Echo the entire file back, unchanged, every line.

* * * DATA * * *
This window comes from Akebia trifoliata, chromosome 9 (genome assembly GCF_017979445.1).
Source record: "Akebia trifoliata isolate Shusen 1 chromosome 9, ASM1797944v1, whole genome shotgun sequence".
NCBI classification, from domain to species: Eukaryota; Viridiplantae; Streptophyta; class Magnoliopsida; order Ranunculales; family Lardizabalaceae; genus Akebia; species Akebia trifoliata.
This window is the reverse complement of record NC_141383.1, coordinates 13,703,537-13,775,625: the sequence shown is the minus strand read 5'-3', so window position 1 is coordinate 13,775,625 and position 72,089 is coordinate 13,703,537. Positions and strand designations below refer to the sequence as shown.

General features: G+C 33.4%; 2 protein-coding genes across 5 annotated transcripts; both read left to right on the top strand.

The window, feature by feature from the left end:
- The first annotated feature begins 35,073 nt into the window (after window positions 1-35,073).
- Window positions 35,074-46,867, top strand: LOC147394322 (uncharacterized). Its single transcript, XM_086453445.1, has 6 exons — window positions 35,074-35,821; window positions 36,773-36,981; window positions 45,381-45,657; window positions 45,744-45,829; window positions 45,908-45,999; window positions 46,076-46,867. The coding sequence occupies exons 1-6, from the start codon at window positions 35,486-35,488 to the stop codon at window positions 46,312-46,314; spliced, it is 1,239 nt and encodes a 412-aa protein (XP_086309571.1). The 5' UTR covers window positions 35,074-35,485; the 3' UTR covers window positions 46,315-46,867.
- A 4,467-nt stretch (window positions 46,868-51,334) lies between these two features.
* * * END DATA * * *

This window comes from Akebia trifoliata, chromosome 9 (genome assembly GCF_017979445.1).
Source record: "Akebia trifoliata isolate Shusen 1 chromosome 9, ASM1797944v1, whole genome shotgun sequence".
NCBI classification, from domain to species: Eukaryota; Viridiplantae; Streptophyta; class Magnoliopsida; order Ranunculales; family Lardizabalaceae; genus Akebia; species Akebia trifoliata.
This window is the reverse complement of record NC_141383.1, coordinates 13,703,537-13,775,625: the sequence shown is the minus strand read 5'-3', so window position 1 is coordinate 13,775,625 and position 72,089 is coordinate 13,703,537. Positions and strand designations below refer to the sequence as shown.

General features: G+C 33.4%; 2 protein-coding genes across 5 annotated transcripts; both read left to right on the top strand.

The window, feature by feature from the left end:
- The first annotated feature begins 35,073 nt into the window (after window positions 1-35,073).
- Window positions 35,074-46,867, top strand: LOC147394322 (uncharacterized). Its single transcript, XM_086453445.1, has 6 exons — window positions 35,074-35,821; window positions 36,773-36,981; window positions 45,381-45,657; window positions 45,744-45,829; window positions 45,908-45,999; window positions 46,076-46,867. The coding sequence occupies exons 1-6, from the start codon at window positions 35,486-35,488 to the stop codon at window positions 46,312-46,314; spliced, it is 1,239 nt and encodes a 412-aa protein (XP_086309571.1). The 5' UTR covers window positions 35,074-35,485; the 3' UTR covers window positions 46,315-46,867.
- A 4,467-nt stretch (window positions 46,868-51,334) lies between these two features.